I think that’s when I probably began to earn my way onto this Enemies List with the Speaker, and it was probably some of that attitude that got me invited to participate in YELLOW with the R. H. Millers and the Joe Hoaglands and the other Young Turks of that day.
AC: So at twenty-four, were you the youngest at that time in the legislature?
RH I was not the youngest. At that time, I certainly was probably in the Top 5 of the youngest. I remember Tom Van Sickle. I think he ran for, got in the legislature, and he was like twenty-one or something like that. That’s a name that once again lawyer people are going to know. But since then, I mean, we’ve had nineteen year olds run. So I don’t know where I fall in. If there was a list of people, their ages at the time that they first were brought into the legislature, I might be in the Top 15 or 20, but I wouldn’t be near the top like I was then. When I came in, probably the average age was probably late sixties or seventies. I don’t know. I was the exception.
AC: I’ll bet. So you mentioned about your relationship with Pete McGill. Then when you did transition over here to the Senate, the relationship then with leadership here in this Chamber?
RH: I will tell you about my first day in the Kansas Senate. I’ll first start by saying the majority of the Republicans was 21-19. There were twenty-one Republican Senators, nineteen Democrats. The first day is the rules. Jim Slattery was a fraternity brother of mine and a very good friend, a Democrat. Pete McGill had always kind of kept Jim Slattery off of major committees over in the House because he knew how strong and competent he was, and I always felt like that was wrong. I felt that was detrimental to the process.
So I had actually put in my campaign literature that I thought the minority party leadership ought to be able to appoint their own committee members so that they’re putting their best people forward, and the results is going to be the best legislation. That was just something I believed in.
RH: Senator Jack Steineger was Minority Leader. He moved to amend the rules to allow the minority party to appoint their own members to committee.
AC: Oh, my.
RH: The motion was made, the vote was put, and it was close on the oral vote. So they called for a division, and I stood up along with nineteen Democrats. I stood up. It failed on a 20-20 tie to pass because I voted my conscience. I didn’t vote what the Republican Party wanted me to vote was that we keep control of the committee.
And then shortly thereafter, they came around and asked me if I wanted to contribute $10 to the coffee fund. I’ve never drunk coffee in my life, and so I just kind of casually said, “No thanks. I don’t drink coffee.” The doorman was very nice about it. He just said, “Well, thank you” and walked off. Probably within an hour or two, the Senate President, Ross Doyen, who at the time I was 6′ tall. I think Ross was maybe 6’2 or 6’3, but he was taller than me, maybe 6’1. He kind of marches out of his leadership office over here, walks me back to the back of the Chambers here, and he’s got me up against the wall like a DI with a recruit, and he said, “Hein, you’ve already voted against your party on the rules the very first day you’re here, and then you won’t contribute to our fund that we use for things like the coffee fund. We use that for if the secretary gets sick, and we want to send her flowers or something like that, you won’t contribute to that.” I said, “Wait a minute. I didn’t know that it was for flowers for the secretary.” They wanted ten bucks. “Here, here’s my ten bucks. I just thought it was a coffee fund, and I just don’t drink coffee.”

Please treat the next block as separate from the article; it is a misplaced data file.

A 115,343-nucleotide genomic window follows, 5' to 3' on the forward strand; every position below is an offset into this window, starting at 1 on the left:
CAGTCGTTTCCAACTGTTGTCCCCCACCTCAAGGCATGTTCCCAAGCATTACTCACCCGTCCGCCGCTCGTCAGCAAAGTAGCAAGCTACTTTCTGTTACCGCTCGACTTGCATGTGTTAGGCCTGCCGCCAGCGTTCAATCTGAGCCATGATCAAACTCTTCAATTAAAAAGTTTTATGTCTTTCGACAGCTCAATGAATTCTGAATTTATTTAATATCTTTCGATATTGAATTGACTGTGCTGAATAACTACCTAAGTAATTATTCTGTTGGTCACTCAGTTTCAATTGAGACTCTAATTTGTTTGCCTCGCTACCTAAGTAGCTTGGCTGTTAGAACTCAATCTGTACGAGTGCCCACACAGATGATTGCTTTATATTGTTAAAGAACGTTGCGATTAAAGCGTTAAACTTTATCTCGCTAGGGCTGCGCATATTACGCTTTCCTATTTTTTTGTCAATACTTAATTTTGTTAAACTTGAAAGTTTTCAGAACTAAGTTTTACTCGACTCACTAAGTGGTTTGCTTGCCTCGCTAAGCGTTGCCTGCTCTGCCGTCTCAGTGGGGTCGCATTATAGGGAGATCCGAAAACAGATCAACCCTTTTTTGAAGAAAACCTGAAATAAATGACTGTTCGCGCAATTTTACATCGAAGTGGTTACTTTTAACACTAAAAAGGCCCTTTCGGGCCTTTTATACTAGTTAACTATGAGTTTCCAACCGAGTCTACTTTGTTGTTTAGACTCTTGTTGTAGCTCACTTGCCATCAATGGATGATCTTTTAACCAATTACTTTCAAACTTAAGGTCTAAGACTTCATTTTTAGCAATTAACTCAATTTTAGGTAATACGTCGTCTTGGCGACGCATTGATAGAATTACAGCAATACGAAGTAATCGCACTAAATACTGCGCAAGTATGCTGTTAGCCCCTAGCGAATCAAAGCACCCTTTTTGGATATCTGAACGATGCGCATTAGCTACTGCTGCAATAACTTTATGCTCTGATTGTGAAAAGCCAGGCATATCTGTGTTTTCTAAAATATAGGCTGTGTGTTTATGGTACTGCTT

But he was just ripping me up and down, and his veins were just coming out. That was welcome to the Senate. That was my first day in the State Senate, but I’ll tell you, Ross Doyen and I became very, very close friends after that initial meeting.
AC: You didn’t see his veins again, did you?
RH: No, we worked really well together later. I think in many ways, he respected my willingness to kind of stand up and be my own person. We became close friends. When he passed away a few years ago, it was really a sad event in my life.
AC: I noticed in 1975, you’re back in the House, one of the first bills that you sponsored had to do with something about the operation of motor vehicles. It didn’t become law, but that was your first bill that you had your name on that you sponsored. I noticed that in ’76, you cosponsored a bill with Joe Hoagland and Rex Crowell and Sandy Duncan, Bob Frey on meetings of public bodies and their agendas in minutes, and that one did become law, and kind of doing a little of the background on this, I noticed during your ten years in the legislature, your name was on 142 pieces of legislation or resolution. Some of them, the Kansas Higher Ed Student Loan Act, classifying the crime of unlawful sale of a child, mending the probate code, creating the Office of District Attorney in each judicial district, the Capitol Plaza Authority and certain zoning changes for the Plaza Authority, of course, here around the Capitol Building. The Uniform Product Liability Act, public libraries in certain cities authorizing increases in tax levies, which I assume was for the Topeka Library probably. The timing of primary elections, an act concerning watercraft, requiring federal certification with inspection, an act concerning manufactured homes, funding for the Regents, a child safety seat requirement. I think that was one of your pieces of legislation that you were involved in and ultimately, of course, it was successful, and, of course, child safety seats is a requirement of the law and do that. Certainly lots of different issues through those ten years. Any that kind of stand out for you?